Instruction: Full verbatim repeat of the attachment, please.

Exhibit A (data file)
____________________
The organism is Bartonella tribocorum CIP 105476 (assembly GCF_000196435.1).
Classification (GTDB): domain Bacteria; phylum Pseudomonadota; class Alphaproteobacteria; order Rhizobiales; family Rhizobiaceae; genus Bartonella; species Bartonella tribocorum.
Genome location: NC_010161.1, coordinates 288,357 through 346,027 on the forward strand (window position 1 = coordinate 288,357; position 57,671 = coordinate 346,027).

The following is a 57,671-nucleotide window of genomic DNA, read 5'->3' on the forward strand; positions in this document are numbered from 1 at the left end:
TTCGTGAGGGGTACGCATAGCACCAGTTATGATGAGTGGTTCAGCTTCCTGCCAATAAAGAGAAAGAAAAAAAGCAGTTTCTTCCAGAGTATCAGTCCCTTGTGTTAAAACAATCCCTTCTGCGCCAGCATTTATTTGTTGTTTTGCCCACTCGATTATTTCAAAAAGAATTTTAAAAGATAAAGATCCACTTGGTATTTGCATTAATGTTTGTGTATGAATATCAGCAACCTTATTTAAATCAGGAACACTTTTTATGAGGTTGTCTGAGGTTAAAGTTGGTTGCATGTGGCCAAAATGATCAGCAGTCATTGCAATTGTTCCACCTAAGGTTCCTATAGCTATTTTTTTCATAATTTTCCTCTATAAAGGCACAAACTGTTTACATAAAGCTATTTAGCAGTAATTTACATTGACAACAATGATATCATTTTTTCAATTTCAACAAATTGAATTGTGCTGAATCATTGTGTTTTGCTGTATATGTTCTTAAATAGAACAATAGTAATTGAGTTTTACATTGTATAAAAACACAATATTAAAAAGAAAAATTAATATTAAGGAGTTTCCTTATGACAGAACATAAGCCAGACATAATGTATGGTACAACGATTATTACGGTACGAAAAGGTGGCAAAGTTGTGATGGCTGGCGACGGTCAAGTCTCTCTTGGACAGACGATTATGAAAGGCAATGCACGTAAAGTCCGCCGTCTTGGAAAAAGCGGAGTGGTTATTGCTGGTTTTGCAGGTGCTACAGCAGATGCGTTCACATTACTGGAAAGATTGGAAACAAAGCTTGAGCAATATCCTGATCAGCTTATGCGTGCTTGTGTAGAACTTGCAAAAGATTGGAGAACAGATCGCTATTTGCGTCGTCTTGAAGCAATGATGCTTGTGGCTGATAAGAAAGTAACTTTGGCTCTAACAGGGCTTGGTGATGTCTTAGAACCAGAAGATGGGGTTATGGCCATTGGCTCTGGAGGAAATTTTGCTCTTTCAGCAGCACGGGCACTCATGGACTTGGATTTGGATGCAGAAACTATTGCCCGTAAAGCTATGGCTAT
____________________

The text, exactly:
The organism is Bartonella tribocorum CIP 105476 (assembly GCF_000196435.1).
Classification (GTDB): domain Bacteria; phylum Pseudomonadota; class Alphaproteobacteria; order Rhizobiales; family Rhizobiaceae; genus Bartonella; species Bartonella tribocorum.
Genome location: NC_010161.1, coordinates 288,357 through 346,027 on the forward strand (window position 1 = coordinate 288,357; position 57,671 = coordinate 346,027).

The following is a 57,671-nucleotide window of genomic DNA, read 5'->3' on the forward strand; positions in this document are numbered from 1 at the left end:
TTCGTGAGGGGTACGCATAGCACCAGTTATGATGAGTGGTTCAGCTTCCTGCCAATAAAGAGAAAGAAAAAAAGCAGTTTCTTCCAGAGTATCAGTCCCTTGTGTTAAAACAATCCCTTCTGCGCCAGCATTTATTTGTTGTTTTGCCCACTCGATTATTTCAAAAAGAATTTTAAAAGATAAAGATCCACTTGGTATTTGCATTAATGTTTGTGTATGAATATCAGCAACCTTATTTAAATCAGGAACACTTTTTATGAGGTTGTCTGAGGTTAAAGTTGGTTGCATGTGGCCAAAATGATCAGCAGTCATTGCAATTGTTCCACCTAAGGTTCCTATAGCTATTTTTTTCATAATTTTCCTCTATAAAGGCACAAACTGTTTACATAAAGCTATTTAGCAGTAATTTACATTGACAACAATGATATCATTTTTTCAATTTCAACAAATTGAATTGTGCTGAATCATTGTGTTTTGCTGTATATGTTCTTAAATAGAACAATAGTAATTGAGTTTTACATTGTATAAAAACACAATATTAAAAAGAAAAATTAATATTAAGGAGTTTCCTTATGACAGAACATAAGCCAGACATAATGTATGGTACAACGATTATTACGGTACGAAAAGGTGGCAAAGTTGTGATGGCTGGCGACGGTCAAGTCTCTCTTGGACAGACGATTATGAAAGGCAATGCACGTAAAGTCCGCCGTCTTGGAAAAAGCGGAGTGGTTATTGCTGGTTTTGCAGGTGCTACAGCAGATGCGTTCACATTACTGGAAAGATTGGAAACAAAGCTTGAGCAATATCCTGATCAGCTTATGCGTGCTTGTGTAGAACTTGCAAAAGATTGGAGAACAGATCGCTATTTGCGTCGTCTTGAAGCAATGATGCTTGTGGCTGATAAGAAAGTAACTTTGGCTCTAACAGGGCTTGGTGATGTCTTAGAACCAGAAGATGGGGTTATGGCCATTGGCTCTGGAGGAAATTTTGCTCTTTCAGCAGCACGGGCACTCATGGACTTGGATTTGGATGCAGAAACTATTGCCCGTAAAGCTATGGCTAT